We set up the Blue Sky Ideas track as a means to stimulate novel research and initiatives that complement the work commonly submitted into the other tracks of the main conference.
The track is supported by the Computing Community Consortium (CCC). The format is used widely at several top scientific conferences, including AAAI, ACM SIGSPATIAL, ACM SIGSOFT, ACM SIGPLAN and VLDB. By reviving the track, which was organized for the first time at ISWC in 2011, we aimed to give the community a forum to present and promote emerging and, to a certain extent, controversial ideas, which are not yet part of more mainstream scholarly conversations. We wanted to encourage people to think about fundamental, open-goal, curiosity-driven scientific questions, which some of the more established tracks cannot capture.
In designing the track, we leveraged best practices from previous editions at ISWC, reviewed models used by other scientific communities and set up a committee including senior members of the community to provide feedback on application format and selection criteria.
There are many ways to assess novel scholarly work that has the potential to disrupt existing assumptions and methodologies in a field; their advantages and disadvantages have been discussed widely. Our approach, as explained in the call issued earlier this year, included the following dimensions: 1) provocativeness, 2) degree of risk, 3) difference from the mainstream research and 4) time horizon to adoption by the research community. These dimensions were the result of discussions with the committee members, capitalizing on their record of accomplishment and experience.
Successful applicants managed to convince the reviewers along all four dimensions:
1. Is the proposed idea provocative for the ISWC community?
We asked ourselves how different the idea is from existing research. We were guided by the following questions:
• Does the paper present a new problem, methodology or application domain that has not been published in regular ISWC research tracks?
• Does the idea have the potential to create a new research domain or have a significant impact on everyday life?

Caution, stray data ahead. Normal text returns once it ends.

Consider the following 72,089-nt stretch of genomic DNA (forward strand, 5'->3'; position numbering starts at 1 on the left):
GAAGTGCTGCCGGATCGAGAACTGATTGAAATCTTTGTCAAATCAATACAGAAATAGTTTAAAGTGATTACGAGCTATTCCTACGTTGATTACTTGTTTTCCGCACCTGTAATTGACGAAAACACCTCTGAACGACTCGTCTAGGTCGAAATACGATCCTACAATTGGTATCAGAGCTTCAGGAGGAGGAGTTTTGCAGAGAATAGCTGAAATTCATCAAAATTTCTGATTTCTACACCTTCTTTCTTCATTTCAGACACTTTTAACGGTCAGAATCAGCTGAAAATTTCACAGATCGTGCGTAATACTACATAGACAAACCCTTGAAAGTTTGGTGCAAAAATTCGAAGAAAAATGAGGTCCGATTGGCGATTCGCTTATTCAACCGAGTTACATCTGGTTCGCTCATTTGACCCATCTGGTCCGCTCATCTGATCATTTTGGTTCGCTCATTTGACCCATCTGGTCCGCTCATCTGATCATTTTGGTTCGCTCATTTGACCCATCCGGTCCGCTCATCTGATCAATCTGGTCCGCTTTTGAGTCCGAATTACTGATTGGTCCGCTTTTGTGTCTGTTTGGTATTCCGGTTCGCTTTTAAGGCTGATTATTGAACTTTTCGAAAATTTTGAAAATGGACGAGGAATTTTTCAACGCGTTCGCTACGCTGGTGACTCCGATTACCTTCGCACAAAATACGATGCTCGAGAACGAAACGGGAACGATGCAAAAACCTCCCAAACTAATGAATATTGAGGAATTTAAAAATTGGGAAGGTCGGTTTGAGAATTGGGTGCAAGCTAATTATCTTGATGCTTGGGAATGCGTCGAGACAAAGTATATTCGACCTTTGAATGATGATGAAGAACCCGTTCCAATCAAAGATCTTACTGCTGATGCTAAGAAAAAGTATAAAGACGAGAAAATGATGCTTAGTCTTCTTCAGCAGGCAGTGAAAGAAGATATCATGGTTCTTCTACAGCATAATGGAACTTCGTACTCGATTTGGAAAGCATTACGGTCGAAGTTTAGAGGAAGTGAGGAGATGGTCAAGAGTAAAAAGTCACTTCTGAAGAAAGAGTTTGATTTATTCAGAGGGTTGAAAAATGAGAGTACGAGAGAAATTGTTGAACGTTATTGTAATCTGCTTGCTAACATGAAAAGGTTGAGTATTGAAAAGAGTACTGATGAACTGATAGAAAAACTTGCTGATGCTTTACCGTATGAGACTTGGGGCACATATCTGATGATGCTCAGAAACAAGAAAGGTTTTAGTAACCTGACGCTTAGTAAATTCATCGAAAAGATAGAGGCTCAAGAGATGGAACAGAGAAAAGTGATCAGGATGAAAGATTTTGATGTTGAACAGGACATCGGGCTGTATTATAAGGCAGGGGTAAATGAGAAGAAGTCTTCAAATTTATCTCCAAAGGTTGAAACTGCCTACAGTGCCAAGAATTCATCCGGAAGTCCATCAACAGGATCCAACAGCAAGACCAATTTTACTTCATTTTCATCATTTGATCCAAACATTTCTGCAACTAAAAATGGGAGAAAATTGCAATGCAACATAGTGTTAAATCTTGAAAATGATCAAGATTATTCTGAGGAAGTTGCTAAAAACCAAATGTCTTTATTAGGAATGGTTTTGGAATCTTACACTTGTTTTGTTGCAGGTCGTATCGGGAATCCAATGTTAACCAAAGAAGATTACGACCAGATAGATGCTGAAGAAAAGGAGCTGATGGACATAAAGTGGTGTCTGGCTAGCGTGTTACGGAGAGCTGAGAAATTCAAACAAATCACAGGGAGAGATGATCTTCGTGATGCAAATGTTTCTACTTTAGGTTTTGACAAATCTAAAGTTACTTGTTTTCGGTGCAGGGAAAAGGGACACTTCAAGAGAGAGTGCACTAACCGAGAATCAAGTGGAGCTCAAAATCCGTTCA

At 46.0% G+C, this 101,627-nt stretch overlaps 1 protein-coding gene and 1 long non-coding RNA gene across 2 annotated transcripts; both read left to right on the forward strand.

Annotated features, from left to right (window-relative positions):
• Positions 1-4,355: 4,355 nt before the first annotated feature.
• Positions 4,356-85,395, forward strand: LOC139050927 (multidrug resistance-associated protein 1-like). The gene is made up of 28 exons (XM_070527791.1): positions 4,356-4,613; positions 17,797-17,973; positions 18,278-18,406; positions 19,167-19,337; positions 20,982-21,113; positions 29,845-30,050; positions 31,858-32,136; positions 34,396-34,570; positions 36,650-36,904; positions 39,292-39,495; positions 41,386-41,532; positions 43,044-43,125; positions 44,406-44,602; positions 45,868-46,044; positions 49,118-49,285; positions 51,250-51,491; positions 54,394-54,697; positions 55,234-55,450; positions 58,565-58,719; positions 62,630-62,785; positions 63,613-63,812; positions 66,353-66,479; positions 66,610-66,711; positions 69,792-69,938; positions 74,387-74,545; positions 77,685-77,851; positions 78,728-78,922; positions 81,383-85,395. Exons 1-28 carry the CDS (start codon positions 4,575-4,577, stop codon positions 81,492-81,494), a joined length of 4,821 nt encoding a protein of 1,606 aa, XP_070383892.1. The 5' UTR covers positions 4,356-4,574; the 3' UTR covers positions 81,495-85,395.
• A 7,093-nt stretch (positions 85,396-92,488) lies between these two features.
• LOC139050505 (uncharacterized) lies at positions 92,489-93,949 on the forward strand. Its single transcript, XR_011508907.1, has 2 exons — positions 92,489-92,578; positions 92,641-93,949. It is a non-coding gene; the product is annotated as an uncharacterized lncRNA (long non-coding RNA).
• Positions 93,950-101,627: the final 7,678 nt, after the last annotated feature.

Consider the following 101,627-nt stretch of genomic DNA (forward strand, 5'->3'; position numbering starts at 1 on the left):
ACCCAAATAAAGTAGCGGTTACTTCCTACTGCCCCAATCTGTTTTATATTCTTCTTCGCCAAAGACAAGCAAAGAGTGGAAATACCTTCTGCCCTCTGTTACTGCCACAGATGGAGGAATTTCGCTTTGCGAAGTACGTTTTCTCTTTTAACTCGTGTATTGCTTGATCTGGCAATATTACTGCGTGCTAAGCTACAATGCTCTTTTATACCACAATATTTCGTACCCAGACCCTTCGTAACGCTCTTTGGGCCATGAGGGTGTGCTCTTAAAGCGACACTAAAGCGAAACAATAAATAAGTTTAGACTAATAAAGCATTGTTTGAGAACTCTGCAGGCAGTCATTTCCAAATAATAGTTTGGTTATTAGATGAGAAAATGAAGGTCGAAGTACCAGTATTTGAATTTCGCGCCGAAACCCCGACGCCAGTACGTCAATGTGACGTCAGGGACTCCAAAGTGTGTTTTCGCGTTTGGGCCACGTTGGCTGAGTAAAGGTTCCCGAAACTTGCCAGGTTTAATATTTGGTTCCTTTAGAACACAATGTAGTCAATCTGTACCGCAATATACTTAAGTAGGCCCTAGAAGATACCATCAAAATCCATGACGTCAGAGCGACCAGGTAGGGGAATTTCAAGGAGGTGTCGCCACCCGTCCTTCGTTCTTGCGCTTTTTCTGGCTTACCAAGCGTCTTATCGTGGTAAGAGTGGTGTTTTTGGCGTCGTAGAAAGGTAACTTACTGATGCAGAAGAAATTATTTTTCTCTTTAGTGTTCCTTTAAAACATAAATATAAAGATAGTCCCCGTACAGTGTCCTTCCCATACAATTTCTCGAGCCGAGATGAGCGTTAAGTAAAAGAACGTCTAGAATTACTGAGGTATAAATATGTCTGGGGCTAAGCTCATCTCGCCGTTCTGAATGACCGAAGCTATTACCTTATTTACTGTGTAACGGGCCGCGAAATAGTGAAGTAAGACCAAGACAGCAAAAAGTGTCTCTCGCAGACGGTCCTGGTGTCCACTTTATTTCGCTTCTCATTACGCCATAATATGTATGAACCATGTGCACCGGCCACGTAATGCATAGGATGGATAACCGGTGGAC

The papers that scored high in this category made it easy for reviewers to answer these questions, for example, by stating clearly the problem they are addressing, by articulating the impact proposition, scientific, societal or otherwise, and by comparing it to the state of the art.
2. How risky is the idea?
We assessed the degree of risk by considering a number of related factors:
• Does the paper present a convincing line of reasoning? Here we appreciated papers with a compelling narrative, with strong, consistent arguments and critical analysis.
• Is the technical content of the paper coherent? The authors had to convince us that they have thought about how to start working on their idea and to articulate an approach or a solution and explain what it takes to realise it.
• Could a prototype of the proposed research be developed with existing state of the art tools? Do we have all technical and non-technical components in place to realize the idea? In this context, we were looking for major technology bottlenecks, which may influence the feasibility of the idea.
Blue sky research is inherently a high-risk process. The best papers put forward a general, yet interesting and thought-through idea, whose feasibility, short, medium or long term, was not nullified by technical inconsistencies, unrealistic assumptions, or half-baked approaches.
3. How different is the idea from mainstream research?
Here we considered existing publications from our community and beyond. Successful submissions have included citations of related ideas, explaining clearly the commonalities and differences. While four pages do not leave much room for related work, not addressing this point left the reviewers guessing.
4. What is the time horizon to adoption?
In this final category, we wanted to understand when and if the idea could enter mainstream research. While this is somewhat related to the risks in realizing the idea, we were looking to understand in greater detail how the idea could be implemented and to assess its potential impact.
The track received 21 submissions, out of which 19 were considered for review. Two submissions were incomplete or did not follow the submission guidelines.
All valid submissions were reviewed by at least three members of the programme committee. In some cases, we asked for additional views to ensure we have the right expertise and allow consensus to emerge. All papers and decisions upon acceptance were then audited by the entire programme committee. This led to a set of eight papers which will be presented in two dedicated sessions during the main conference.
The papers are also part of a companion proceedings volume published online via CEUR Workshop Proceedings (ISSN 1613-0073), which also includes papers from the industry track, as well as posters and demos.
Three of the eight accepted ideas will receive the CCC award at ISWC.
In deciding the winners, the committee will consider two aspects: the original reviews and discussions, as well as the onsite presentation.
We will also designate a winner according to the popular vote, based on the feedback of the audience – this category will not be sponsored by the CCC, but will hopefully encourage its recipient to continue on a line of work which resonates with the community.
We are looking forward to your presentations – it is a fantastic opportunity for all accepted papers to promote their work to a large audience. The sky is the limit!